Six-month Mifor swap rates, a combination of the London interbank offered rate and dollar-rupee forward premiums used by India’s borrowers to hedge exchange rate risks, are near a nine-year low
Indian borrowers stung by the pandemic have found financing costs in the dollar NSE -1.25 % bond market too pricey recently. But that’s changing as their currency hedging costs decline.
Six-month Mifor swap rates, a combination of the London interbank offered rate and dollar-rupee forward premiums used by India’s borrowers to hedge exchange rate risks, are near a nine-year low. The cheaper hedging costs will give an additional impetus to companies, including Adani Ports & Special Economic Zone Ltd., Lalitpur Power Generation Co. and the nation’s biggest lender State Bank of India, seeking to issue dollar notes.
The fall in offshore hedging costs boosts prospects for more Indian companies to issue dollar bonds at reasonable costs, said Prabal Banerjee, group finance director at conglomerate Bajaj Group, the parent of Lalitpur Power.
Indian companies had issued a record amount of offshore notes in the first three months of 2020. But sales have plummeted since amid the coronavirus fallout and the world’s biggest lockdown. Borrowers may benefit from cheaper access to the dollar bond market, as they must repay a record $4.6 billion of foreign-currency notes next quarter.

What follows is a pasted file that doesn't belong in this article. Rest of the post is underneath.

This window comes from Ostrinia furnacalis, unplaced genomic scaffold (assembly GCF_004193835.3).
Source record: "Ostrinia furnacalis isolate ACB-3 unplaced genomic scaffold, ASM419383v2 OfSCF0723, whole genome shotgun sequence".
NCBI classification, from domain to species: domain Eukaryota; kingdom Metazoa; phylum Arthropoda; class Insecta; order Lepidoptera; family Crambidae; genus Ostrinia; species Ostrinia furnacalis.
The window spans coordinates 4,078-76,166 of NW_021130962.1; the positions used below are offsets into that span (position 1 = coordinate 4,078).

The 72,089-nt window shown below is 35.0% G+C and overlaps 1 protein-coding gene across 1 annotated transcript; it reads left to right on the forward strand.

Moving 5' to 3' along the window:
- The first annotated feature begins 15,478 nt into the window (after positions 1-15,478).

The fall in hedging premiums cuts companies’ overall borrowing costs and could help some raise funds abroad at rates as much as 100 basis points cheaper than onshore.
The decline in hedging expenses stems in part from a recent rebound in the rupee, which has gained 1 per cent in July. That makes it one of the best performing Asian currencies for the month and has helped it pare losses to 4.5 per cent so far in 2020.
The rupee’s recovery could see the pipeline for overseas issuance resume as it highlights an improving sentiment among global investors for Indian assets, said Banerjee at Bajaj Group.